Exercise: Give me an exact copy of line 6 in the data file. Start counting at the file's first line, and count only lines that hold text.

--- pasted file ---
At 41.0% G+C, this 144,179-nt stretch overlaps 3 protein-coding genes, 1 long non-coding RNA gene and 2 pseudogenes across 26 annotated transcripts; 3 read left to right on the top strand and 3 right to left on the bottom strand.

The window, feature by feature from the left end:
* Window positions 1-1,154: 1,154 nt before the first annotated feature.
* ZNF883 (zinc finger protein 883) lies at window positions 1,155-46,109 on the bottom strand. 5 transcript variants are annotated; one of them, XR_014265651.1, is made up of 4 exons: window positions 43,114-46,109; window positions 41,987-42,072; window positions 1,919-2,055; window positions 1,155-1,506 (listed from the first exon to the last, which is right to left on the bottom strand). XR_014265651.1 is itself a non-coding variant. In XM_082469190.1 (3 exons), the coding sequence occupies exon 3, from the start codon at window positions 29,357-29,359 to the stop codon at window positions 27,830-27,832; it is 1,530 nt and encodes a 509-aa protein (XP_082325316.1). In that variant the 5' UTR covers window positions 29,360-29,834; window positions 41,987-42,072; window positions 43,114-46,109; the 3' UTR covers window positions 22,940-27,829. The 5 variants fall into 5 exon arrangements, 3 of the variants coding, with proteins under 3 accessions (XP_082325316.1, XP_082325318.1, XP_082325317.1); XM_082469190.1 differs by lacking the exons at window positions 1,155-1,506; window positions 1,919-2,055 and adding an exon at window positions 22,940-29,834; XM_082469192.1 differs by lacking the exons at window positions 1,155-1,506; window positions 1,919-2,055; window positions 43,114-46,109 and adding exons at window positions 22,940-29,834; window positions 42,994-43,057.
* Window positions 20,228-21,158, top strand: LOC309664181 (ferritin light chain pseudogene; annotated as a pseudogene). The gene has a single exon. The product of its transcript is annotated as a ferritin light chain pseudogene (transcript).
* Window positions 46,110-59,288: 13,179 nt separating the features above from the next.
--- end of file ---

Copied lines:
* Window positions 46,110-59,288: 13,179 nt separating the features above from the next.